A refugee family being arrested in Hungary in autumn 2015. In Hungary, refugees are sent back over the border on a regular basis, although this practice is illegal. Photo: Reuters / Bernadett Szabo

Various Central European organisations forming the European Council on Refugees and Exiles (ECRE) recently published a report on the appalling reality at the EU’s eastern external borders, where time and again illegal pushbacks of asylum seekers are taking place.

The report “Pushed back at the door” descri­bes the rising num­ber of ille­gal push­backs at Europe’s exter­nal bor­ders in Bul­ga­ria, the Czech Repu­blic (at Pra­gue Air­port), Hun­ga­ry and Poland, also giving an over­view of worry­ing deve­lo­p­ments in Slo­ve­ni­an poli­ci­es and legislation.


Over the cour­se of 2016, the Bul­ga­ri­an Hel­sin­ki Com­mit­tee (BHC) recei­ved incre­a­sing num­bers of reports of vio­lent push­backs at the Bul­ga­ri­an-Tur­kish bor­der. The­se reports not only descri­be events at the bor­der its­elf, but also at the bor­de­ring regi­ons wit­hin Bulgaria.

Apart from the push­backs, the reports also talk of thefts (of money, valu­ables and even food) car­ri­ed out by the Bul­ga­ri­an poli­ce as well as poli­ce tac­tics of intimi­da­ti­on, such as firing warning shots and the deploy­ment of dogs.

The Czech Republic

The Czech Republic’s only EU-exter­nal bor­der is loca­ted in the tran­sit area of Pra­gue Air­port. While the law pro­vi­des for a kind of air­port pro­ce­du­re, in rea­li­ty asyl­um see­kers hard­ly have access – neit­her to the asyl­um pro­ce­du­re its­elf, nor to the accom­mo­da­ti­on pro­vi­ded at the air­port for this pur­po­se. In 2015 and 2016, a maxi­mum of two peop­le per mon­th were able to gain access to this pro­ce­du­re, while bet­ween 30 and 40 decisi­ons refu­sing ent­ry were issued each mon­th, among them for peop­le from coun­tries such as Sri Lan­ka, Iraq and the Demo­cra­tic Repu­blic of Congo.

The Orga­niz­a­ti­on for Aid to Refu­gees (OPU) has recei­ved many indi­ca­ti­ons that some of the­se peop­le had wan­ted to app­ly for asyl­um, and that in some cases even per­sons with valid ent­ry visas were rejec­ted and sent back.


Hun­ga­ry has erec­ted a fence along its bor­ders to Ser­bia and Croa­tia. The­re are two tran­sit zones (at Röszke and Tom­pa), whe­re bet­ween 20 and 30 asyl­um see­kers are allo­wed to enter the coun­try every day. Through a law pas­sed in the sum­mer of 2016, push­backs were all but lega­li­sed in Hun­ga­ry: Under this law, any per­son who is loca­ted at the bor­der or up to eight kilo­me­tres insi­de the coun­try can be taken back across the bor­der. In this way, 13,869 peop­le were refu­sed ent­ry bet­ween July 5th and Octo­ber 30th, 2016.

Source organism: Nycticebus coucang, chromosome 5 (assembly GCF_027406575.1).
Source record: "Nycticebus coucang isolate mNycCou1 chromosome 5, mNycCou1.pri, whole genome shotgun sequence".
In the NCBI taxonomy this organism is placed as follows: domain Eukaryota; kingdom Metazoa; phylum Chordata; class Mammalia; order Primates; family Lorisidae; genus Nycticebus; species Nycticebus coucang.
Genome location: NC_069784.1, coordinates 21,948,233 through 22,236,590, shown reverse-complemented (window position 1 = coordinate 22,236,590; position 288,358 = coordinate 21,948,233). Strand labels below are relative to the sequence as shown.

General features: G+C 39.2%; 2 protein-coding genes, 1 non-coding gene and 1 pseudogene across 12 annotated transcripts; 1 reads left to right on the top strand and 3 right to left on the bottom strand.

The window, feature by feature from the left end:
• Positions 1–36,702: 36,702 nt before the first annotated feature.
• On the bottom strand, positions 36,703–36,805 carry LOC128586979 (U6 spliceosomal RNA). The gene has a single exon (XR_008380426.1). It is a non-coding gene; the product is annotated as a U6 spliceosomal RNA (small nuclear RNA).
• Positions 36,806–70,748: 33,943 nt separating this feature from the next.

Addi­tio­nal­ly, the­re are nume­rous reports of mistre­at­ments of migrants and deploy­ments of dogs. Accord­ing to its own reports, the orga­ni­sa­ti­on Méde­cins sans Fron­tiè­res (MSF) Ser­bia tre­ats inju­ries to refu­gees and migrants cau­sed by the Hun­ga­ri­an bor­der for­ces on a dai­ly basis.


Accord­ing to Polish law, asyl­um app­li­ca­ti­ons made to bor­der for­ces have to be regis­tered and pas­sed on to the head of the for­eig­ners’ regis­tra­ti­on office wit­hin 48 hours. Over the past mon­ths the­re have been an incre­a­sing num­ber of reports accord­ing to which many peop­le were refu­sed ent­ry as well as the oppor­tu­ni­ty to make an asyl­um request. The­se reports con­cern the bor­der to Bela­rus (bor­der sta­ti­on Brest-Terespol).

It is main­ly asyl­um see­kers from Chech­nya who want to app­ly for asyl­um in the EU via Bela­rus. The bor­der for­ces have been deny­ing access to the pro­cee­dings at the bor­der to NGOs and the UNHCR. 72,372 peop­le were refu­sed ent­ry (among them 61,267 peop­le from Rus­sia) bet­ween Janu­a­ry and Sep­tem­ber 2016, while during the ent­i­re pre­vious year (2015) the num­ber of refu­sals was still only 17,376.


Slo­ve­nia does not have an EU-exter­nal bor­der. While the­re is no evi­dence of any sys­te­ma­tic push­backs, the­re are worry­ing poli­cy ten­den­ci­es: An amend­ment bill which would extend parliament’s powers – »if it beco­mes necessa­ry due to a thre­at to public order and secu­ri­ty cau­sed by migra­ti­on« – to shut the bor­ders, stop con­si­de­ring asyl­um app­li­ca­ti­ons and to push back asyl­um see­kers at the bor­ders is to be voted on as ear­ly as Janu­a­ry 2017.